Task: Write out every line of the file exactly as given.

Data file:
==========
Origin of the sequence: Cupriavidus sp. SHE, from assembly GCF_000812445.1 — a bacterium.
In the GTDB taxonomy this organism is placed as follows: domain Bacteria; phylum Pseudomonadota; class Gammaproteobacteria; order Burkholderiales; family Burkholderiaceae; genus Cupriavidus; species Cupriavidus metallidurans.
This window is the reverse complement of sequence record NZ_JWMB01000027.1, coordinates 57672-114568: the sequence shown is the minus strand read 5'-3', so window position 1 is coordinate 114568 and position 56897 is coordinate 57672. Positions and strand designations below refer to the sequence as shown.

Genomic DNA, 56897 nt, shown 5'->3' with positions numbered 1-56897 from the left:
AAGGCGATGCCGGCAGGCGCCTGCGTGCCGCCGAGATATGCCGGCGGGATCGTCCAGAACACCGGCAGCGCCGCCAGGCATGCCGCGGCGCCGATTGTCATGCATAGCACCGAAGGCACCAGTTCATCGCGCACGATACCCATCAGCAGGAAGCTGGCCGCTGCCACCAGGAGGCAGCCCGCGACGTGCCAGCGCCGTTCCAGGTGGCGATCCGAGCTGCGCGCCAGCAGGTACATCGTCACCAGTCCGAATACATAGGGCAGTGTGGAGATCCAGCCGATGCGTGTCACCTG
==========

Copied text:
Origin of the sequence: Cupriavidus sp. SHE, from assembly GCF_000812445.1 — a bacterium.
In the GTDB taxonomy this organism is placed as follows: domain Bacteria; phylum Pseudomonadota; class Gammaproteobacteria; order Burkholderiales; family Burkholderiaceae; genus Cupriavidus; species Cupriavidus metallidurans.
This window is the reverse complement of sequence record NZ_JWMB01000027.1, coordinates 57672-114568: the sequence shown is the minus strand read 5'-3', so window position 1 is coordinate 114568 and position 56897 is coordinate 57672. Positions and strand designations below refer to the sequence as shown.

Genomic DNA, 56897 nt, shown 5'->3' with positions numbered 1-56897 from the left:
AAGGCGATGCCGGCAGGCGCCTGCGTGCCGCCGAGATATGCCGGCGGGATCGTCCAGAACACCGGCAGCGCCGCCAGGCATGCCGCGGCGCCGATTGTCATGCATAGCACCGAAGGCACCAGTTCATCGCGCACGATACCCATCAGCAGGAAGCTGGCCGCTGCCACCAGGAGGCAGCCCGCGACGTGCCAGCGCCGTTCCAGGTGGCGATCCGAGCTGCGCGCCAGCAGGTACATCGTCACCAGTCCGAATACATAGGGCAGTGTGGAGATCCAGCCGATGCGTGTCACCTG